Toward this end, Calthorpe Analytics also describes RapidFire as a tool of evaluation, positing scenarios at different scales to get at the efficacy of standing policy against the unanticipated. To the designers, this tool addresses a need to “quickly inform state, regional, and local agencies and policy makers in evaluating land use, energy, water, transport, and infrastructure investment policies” in such circumstances. Not only does this framing confirm the importance of accounting for different scales (the local, the regional, and the national) within such planning measures, but also the need to reimagine infrastructure in terms of the hyperlocal and transport. All this makes the notion of urban planning – a discipline working with the Cartesian to imagine possibilities and futures – quite Foucauldian. Accordingly, through it, discourse becomes productive anew within a system of ordering.

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Envision Tomorrow is another GIS toolkit built toward anticipation – specifically, for “anticipating future social, economic, physical, and environmental conditions and making decisions about a community’s policy options, community services and other infrastructure investments.” What intrigues me the most from the website description, however, is its articulated drive toward “producing futures.” So much of what GIS planning is about is the production of futures as they relate to policy – anticipating a scale so that actors, actions and terrains may be scaled accordingly. This toolkit’s invocation toward “producing futures,” then, becomes quite telling of the nature of the aforementioned disciplinary knowledge entailed.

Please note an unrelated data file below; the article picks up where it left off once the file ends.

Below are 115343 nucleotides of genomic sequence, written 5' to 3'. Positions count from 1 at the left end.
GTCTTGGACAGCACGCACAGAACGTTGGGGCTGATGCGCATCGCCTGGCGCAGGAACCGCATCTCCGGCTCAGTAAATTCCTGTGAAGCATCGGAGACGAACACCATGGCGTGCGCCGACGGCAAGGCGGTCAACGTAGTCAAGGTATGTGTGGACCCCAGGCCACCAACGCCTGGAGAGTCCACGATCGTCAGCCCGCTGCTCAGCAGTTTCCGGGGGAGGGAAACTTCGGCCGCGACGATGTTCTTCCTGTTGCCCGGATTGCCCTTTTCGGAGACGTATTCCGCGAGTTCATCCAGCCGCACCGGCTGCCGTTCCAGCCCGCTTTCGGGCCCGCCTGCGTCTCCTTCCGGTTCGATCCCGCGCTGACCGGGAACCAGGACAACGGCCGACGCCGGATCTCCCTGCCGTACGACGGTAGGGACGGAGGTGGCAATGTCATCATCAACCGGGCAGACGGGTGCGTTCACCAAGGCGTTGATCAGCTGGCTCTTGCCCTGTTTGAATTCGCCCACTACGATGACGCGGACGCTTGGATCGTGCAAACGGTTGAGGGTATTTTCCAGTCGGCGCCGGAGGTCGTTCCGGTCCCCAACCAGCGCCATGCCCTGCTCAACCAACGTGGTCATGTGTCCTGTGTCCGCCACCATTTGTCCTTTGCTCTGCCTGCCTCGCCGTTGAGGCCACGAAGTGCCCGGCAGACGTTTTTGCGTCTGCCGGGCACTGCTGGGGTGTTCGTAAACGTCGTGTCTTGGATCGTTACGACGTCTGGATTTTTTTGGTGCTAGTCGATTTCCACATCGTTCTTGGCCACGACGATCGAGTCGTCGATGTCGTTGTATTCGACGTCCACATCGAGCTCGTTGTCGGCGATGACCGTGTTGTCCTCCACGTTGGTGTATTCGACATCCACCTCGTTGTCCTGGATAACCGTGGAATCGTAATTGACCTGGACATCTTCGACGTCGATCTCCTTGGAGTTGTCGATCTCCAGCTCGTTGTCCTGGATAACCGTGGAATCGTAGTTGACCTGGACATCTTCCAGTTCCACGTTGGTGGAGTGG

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Much of this, of course, extends beyond the practitioners of the discipline itself, as these practices of scaling also get articulated toward the broader citizenry. Consider CommunityViz as an example. CommunityViz is software built out as an ArcGIS extension that “provides an advanced-yet-accessible framework for planners and citizens to learn and make choices about the future of the places they love.” While the software is still about the production of futures in accordance with different scales (the description hints at this in citing that urban planning is ultimately about “the future of cities and regions, large and small”), it also promotes a collaborative framework toward this production, leaving the door open for lay publics and community leaders to claim a stake in such processes alongside GIS planners.

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At this juncture, scholars like Wendy Hui Kyong Chun would point out how neoliberal such an idea can be. The faith espoused in objectivity within the design of several of these platforms implies that the accessibility of more and better information across a range of involved actors would prompt better decision making. Scaling, then, becomes critical here given that the view a scale affords (be it, by way of analogy, the god’s eye view of positivism or the situated knowledge of an STS or ethnographic perspective) becomes a knowledge claim in and of itself, one that, in these cases, emerges in the designers’ framing of each platform.